Ipswich schools need to be levelled up, says Tom Hunt

Quince and Hunt

Will Quince and Tom Hunt during the education minister's visit to Ipswich. - Credit: Tom Hunt

Ipswich MP Tom Hunt has vowed to keep up the pressure for more funding for pupils with special needs in Suffolk after meeting junior education minister Will Quince this week.

Mr Quince, who is MP for nearby Colchester, visited schools across the county during his visit – including Copleston and Ipswich Academy. Mr Hunt said he also hoped to show him the Sir Bobby Robson school for social and emotional needs on a future visit.

The Ipswich MP said he remained very concerned about the inequality of resources for SEND (Special Educational Need and Disability) in Suffolk compared with other parts of the country, especially London.

He had been given figures by one academy group that showed provision for pupils with SEND needs in Tower Hamlets in London was 4.7 times what it was in Ipswich for those with moderate needs and twice the amount for those with more complex requirements.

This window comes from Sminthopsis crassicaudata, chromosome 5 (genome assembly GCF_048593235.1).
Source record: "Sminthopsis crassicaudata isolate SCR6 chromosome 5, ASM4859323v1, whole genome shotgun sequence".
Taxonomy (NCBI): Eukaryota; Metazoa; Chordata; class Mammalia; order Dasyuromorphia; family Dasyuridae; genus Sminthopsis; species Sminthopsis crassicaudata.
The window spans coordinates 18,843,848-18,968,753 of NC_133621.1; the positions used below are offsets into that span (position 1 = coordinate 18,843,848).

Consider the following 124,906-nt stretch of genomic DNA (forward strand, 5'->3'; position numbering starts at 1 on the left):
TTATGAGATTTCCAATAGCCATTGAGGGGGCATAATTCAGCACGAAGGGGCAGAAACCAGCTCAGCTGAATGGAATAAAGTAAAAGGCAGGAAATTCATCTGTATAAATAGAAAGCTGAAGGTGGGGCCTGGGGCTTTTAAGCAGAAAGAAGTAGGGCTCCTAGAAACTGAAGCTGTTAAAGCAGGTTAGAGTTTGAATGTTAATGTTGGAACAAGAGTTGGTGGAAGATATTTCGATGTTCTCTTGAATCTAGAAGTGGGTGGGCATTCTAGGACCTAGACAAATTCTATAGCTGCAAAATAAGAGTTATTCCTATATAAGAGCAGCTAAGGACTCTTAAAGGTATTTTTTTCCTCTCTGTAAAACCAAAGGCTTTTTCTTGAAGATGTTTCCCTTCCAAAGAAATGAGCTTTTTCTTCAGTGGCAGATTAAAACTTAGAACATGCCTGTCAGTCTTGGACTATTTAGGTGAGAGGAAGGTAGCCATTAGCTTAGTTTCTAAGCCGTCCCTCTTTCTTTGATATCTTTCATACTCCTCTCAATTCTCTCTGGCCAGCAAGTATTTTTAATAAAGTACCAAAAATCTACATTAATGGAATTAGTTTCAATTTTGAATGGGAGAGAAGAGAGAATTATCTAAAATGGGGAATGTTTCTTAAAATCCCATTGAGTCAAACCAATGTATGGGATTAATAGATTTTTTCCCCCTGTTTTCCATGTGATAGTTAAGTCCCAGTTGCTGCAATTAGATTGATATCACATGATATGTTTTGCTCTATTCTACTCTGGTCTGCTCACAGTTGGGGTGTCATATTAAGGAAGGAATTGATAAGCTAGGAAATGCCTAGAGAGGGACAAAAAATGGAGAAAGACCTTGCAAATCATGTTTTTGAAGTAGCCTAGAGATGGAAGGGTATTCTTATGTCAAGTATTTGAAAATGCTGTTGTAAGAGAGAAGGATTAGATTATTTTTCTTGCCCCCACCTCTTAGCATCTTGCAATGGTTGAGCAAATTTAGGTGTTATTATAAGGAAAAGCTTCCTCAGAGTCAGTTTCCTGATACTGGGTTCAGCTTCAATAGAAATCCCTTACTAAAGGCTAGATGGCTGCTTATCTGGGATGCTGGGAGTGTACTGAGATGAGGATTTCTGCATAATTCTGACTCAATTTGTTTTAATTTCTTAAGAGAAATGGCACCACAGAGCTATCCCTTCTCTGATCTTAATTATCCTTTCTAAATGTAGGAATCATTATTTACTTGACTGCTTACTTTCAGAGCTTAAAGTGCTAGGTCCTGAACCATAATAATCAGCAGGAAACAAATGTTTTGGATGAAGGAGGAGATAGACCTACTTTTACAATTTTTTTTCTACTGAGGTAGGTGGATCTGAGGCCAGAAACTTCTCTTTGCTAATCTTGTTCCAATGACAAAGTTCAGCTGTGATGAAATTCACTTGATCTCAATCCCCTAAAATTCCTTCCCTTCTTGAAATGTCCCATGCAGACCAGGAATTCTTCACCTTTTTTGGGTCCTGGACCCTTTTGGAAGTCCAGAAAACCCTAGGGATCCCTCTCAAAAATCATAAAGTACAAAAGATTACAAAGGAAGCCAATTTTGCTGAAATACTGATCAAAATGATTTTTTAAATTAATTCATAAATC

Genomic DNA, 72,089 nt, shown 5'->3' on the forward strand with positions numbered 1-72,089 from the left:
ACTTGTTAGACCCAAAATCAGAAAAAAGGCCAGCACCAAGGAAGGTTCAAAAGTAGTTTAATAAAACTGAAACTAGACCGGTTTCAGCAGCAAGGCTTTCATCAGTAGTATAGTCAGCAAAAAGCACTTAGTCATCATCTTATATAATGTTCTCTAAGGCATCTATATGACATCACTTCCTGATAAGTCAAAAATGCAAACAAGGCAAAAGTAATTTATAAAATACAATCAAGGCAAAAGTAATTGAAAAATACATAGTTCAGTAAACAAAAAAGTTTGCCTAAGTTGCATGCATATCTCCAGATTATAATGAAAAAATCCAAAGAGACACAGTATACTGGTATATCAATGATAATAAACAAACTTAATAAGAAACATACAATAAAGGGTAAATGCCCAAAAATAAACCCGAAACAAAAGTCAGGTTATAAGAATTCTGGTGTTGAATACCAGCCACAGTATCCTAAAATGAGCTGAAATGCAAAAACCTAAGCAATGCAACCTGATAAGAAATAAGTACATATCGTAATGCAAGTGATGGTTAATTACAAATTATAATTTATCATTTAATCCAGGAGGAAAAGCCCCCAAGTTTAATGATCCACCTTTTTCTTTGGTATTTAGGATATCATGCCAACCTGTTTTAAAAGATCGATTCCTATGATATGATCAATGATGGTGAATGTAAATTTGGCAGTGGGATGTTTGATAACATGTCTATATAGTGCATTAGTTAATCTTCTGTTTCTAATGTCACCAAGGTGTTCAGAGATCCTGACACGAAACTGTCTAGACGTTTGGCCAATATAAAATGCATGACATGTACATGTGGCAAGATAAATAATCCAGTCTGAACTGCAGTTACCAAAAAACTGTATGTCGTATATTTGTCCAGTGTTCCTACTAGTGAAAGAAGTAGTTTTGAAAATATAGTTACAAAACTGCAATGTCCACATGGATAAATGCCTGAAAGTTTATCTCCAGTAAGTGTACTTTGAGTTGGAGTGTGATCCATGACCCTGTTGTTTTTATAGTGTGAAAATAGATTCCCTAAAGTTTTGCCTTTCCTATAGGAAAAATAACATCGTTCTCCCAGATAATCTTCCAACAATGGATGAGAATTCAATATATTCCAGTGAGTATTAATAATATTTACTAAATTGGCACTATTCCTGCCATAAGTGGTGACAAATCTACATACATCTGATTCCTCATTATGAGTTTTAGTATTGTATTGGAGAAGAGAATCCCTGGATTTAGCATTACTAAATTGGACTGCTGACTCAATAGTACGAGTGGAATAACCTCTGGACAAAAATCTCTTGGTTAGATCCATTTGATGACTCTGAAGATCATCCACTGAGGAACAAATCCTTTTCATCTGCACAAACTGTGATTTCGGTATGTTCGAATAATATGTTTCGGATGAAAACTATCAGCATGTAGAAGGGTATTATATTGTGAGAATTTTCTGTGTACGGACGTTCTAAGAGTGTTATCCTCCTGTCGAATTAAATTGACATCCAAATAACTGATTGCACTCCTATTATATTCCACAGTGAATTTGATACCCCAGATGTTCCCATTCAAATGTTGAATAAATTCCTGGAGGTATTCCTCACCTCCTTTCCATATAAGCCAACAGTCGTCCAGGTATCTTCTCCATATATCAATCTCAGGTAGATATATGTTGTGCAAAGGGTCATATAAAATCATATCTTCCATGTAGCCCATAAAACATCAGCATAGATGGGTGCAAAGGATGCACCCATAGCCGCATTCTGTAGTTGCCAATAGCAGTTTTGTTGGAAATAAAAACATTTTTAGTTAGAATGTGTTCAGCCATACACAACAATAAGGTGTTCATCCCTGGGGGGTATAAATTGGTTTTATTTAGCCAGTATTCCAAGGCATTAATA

He said: "We need to see a real levelling up of SEND provision. I have nothing against schools in London or elsewhere getting what they get – but we need much more here."

Part of the problem was the lack of clarity about where funding should come from.

Mr Hunt added: "The county council is looking at building new special schools and improving provision in mainstream schools but this is an area where Suffolk is lagging behind in funding.

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"There are no simple solutions – some children will need to be in separate special schools, others will need to get support within mainstream schools and both need to be addressed."

He said he would be continuing to press the government to spend more on services in Suffolk – as well as education, the county's police also got a very low amount per head of population.

Mr Hunt said: "I'm not sure why Suffolk does so badly compared with other areas, even those areas of a similar size and demographic. It seems to be historic but we have to fight to get more."

And he would be continuing to put pressure on Mr Quince and his colleagues in particular to ensure more was made available for SEND provision.